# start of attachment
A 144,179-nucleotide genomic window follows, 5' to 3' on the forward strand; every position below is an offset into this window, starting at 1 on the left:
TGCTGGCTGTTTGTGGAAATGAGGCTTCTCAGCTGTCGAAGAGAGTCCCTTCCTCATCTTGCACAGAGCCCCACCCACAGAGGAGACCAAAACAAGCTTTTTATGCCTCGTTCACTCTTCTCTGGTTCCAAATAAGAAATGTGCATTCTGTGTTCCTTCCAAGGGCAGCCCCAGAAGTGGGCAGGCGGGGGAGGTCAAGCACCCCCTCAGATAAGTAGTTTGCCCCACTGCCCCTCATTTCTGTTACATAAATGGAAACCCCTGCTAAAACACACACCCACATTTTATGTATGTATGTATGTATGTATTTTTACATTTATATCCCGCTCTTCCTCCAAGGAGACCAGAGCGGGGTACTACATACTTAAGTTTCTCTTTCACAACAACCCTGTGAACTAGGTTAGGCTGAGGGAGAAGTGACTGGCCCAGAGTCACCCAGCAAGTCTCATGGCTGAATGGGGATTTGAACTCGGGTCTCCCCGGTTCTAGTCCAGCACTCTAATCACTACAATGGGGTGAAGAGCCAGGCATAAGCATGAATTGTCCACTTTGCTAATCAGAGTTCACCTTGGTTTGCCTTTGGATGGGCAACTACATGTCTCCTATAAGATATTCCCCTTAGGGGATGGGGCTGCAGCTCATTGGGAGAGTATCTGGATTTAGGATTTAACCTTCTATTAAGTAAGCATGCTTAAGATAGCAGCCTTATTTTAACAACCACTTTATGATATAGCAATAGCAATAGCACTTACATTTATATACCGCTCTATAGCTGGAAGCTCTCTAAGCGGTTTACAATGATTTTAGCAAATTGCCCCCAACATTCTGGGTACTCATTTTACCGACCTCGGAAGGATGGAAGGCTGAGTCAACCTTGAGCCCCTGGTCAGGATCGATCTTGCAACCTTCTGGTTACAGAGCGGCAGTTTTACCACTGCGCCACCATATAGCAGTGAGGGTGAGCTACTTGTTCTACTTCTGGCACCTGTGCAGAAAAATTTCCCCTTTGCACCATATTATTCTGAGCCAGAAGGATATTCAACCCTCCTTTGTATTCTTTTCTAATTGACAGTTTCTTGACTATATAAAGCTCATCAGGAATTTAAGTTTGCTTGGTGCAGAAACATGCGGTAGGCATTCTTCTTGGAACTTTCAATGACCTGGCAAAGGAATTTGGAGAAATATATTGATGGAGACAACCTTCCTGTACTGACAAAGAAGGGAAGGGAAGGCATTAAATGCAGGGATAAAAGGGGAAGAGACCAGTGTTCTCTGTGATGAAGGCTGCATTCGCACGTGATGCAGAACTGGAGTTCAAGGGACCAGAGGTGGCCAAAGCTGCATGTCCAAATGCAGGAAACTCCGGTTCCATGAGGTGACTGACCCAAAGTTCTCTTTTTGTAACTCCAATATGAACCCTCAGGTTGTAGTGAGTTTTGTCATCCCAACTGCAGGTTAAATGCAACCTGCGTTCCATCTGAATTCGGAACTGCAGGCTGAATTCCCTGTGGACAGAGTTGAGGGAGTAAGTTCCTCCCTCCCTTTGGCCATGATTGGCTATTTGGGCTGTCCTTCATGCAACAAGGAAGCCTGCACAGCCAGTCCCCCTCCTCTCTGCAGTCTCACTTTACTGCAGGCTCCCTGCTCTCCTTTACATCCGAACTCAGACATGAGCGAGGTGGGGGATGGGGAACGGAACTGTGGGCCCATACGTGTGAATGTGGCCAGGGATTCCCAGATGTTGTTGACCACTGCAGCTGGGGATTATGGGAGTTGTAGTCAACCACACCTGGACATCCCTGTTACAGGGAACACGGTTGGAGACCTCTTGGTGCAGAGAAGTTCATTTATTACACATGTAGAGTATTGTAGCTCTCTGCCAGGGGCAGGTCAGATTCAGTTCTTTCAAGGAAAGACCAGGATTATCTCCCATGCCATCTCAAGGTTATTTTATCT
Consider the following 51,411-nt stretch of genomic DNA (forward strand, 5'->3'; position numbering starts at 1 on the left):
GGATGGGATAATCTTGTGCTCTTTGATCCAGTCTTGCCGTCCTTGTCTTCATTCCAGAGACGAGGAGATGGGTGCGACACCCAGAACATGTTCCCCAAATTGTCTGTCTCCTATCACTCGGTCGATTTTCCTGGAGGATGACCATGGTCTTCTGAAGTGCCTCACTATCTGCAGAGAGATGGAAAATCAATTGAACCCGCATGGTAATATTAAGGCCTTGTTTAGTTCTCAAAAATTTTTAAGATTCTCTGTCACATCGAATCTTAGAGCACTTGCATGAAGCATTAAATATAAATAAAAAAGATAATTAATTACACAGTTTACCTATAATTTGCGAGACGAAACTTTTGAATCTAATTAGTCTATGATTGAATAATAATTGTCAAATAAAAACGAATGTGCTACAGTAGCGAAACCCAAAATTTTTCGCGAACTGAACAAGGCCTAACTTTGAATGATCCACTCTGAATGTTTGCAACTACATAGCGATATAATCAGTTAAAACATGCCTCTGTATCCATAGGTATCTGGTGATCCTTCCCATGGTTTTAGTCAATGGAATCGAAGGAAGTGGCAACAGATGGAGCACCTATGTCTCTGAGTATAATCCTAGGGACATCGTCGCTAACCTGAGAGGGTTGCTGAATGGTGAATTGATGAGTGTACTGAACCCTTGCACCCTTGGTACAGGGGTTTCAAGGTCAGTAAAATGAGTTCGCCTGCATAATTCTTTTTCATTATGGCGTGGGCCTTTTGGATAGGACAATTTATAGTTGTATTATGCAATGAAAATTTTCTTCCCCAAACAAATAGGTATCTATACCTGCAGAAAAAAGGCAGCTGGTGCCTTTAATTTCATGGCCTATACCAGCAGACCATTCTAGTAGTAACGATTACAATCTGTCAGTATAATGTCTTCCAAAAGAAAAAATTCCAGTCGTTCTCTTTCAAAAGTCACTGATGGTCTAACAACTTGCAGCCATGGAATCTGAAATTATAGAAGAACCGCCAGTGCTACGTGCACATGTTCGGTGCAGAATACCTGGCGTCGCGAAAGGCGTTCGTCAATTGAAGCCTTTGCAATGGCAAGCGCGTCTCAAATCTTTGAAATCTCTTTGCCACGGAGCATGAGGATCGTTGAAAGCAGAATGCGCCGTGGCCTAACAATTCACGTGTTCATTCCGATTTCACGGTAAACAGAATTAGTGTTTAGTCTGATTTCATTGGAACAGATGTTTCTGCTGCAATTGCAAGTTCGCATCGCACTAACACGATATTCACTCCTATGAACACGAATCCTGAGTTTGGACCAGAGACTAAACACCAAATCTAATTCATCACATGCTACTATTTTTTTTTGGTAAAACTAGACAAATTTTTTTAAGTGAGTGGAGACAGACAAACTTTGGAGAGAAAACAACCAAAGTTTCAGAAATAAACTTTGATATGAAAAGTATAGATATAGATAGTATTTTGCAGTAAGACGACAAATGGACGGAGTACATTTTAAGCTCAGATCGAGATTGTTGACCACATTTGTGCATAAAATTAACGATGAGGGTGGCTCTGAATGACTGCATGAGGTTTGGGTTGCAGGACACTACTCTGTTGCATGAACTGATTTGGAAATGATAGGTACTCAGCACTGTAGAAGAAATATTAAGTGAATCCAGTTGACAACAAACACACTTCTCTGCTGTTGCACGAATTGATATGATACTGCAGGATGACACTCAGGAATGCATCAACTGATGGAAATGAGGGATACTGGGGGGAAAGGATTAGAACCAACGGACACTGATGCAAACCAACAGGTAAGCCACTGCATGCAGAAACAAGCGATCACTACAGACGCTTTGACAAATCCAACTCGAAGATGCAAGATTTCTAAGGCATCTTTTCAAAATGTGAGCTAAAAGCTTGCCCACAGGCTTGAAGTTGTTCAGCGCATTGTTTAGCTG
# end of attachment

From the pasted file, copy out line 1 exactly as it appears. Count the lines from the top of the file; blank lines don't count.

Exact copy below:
A 144,179-nucleotide genomic window follows, 5' to 3' on the forward strand; every position below is an offset into this window, starting at 1 on the left: